Freshwater is vital for human health and security and is therefore crucial for sustainable human development. Moreover, water has a definite objective under the MDGs and is part of the post-2015 sustainable developments goals. Notwithstanding, there is a crucial need to exceed the previous MDG target of halving the percentage of population without sustainable access to safe drinking water, by understanding the ecological impacts not only of water projects but also of industrial water use and irrigation.
To date, one of the most important global drivers that will significantly change water-related risks in the near future is population growth, which will increase demand for water across its multiple uses. This steady increase in the world’s population only exacerbates the risks arising from other drivers that impact on water resources, such as land-use changes, urbanization, energy issues, and food production. These challenges are also applicable to the Latin America and the Caribbean region, where many of the largest cities of the world are located. In addition, predicted global climate change only poses additional pressure on water availability.
The current 2013 International Year of Water Cooperation lead by UNESCO constitutes an opportunity for raising awareness of both the potential for increased cooperation and the challenges facing water management. Cooperation between social and cultural groups, economic sectors, governments, and countries is essential to strike a balance between different needs and priorities, to ensure sound water management and achieve its sustainable and equitable use. Moreover, water can lead to peace by fostering relations between people and nations, can help eradicate poverty and increase social equity, generate economic benefits, and help protect the environment. The Year will aim at highlighting the history of successful water cooperation initiatives, as well as identify burning issues on water education, water diplomacy, transboundary water management, financing cooperation, national/international legal frameworks, and the linkages with the Millennium Development Goals. It will also provide an opportunity to capitalize on the momentum created by the Rio+20 Conference, and to support the formulation of new objectives that will contribute towards developing water resources that are truly sustainable.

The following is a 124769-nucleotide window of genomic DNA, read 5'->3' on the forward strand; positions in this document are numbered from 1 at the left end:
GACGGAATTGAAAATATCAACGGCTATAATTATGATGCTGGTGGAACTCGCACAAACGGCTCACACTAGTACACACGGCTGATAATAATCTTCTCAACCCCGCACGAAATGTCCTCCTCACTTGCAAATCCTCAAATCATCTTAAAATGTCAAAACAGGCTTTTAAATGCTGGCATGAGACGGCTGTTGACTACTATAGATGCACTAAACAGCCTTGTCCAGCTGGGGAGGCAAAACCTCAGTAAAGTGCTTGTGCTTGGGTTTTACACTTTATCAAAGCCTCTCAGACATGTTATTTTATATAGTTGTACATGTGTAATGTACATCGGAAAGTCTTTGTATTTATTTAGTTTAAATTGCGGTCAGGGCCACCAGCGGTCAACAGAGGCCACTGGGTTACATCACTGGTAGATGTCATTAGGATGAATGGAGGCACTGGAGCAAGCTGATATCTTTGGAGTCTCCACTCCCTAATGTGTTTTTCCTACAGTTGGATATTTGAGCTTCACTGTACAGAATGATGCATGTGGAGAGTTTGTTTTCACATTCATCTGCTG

As part of post-2015 development agenda, UNESCO can lead the way in developing national and regional plans to achieve community resilience for water security by fostering innovation and the contributions of the sciences. The main aim of UNESCO’s strategic plan - corresponding to the 8th phase of the IHP - is to enhance water security in response to local, regional and global challenges, dealing with all the complex and rapid environmental and demographical changes, promoting the process of transformation of information and experience, and building competences to meet the challenges of today’s global water challenges. It is essential to establish knowledge platforms where all the different entities can exchange and share the decision-making to address water security challenges.
Since water security depends largely on adequate policies based on sound scientific knowledge, the role of UNESCO in achieving water security might become of utmost relevance by providing advice to its member states. Moreover, UNESCO’s involvement can be the key in the development of capacities at multiple levels, including human and institutional ones. The value added of UNESCO, provided its multiplicity of views arising from its mandates in the field of science (natural and human), culture, and education, will pave the way towards the post-2015 agenda and the achievement of water security for sustainability.
Photo credit main picture: Zanini H.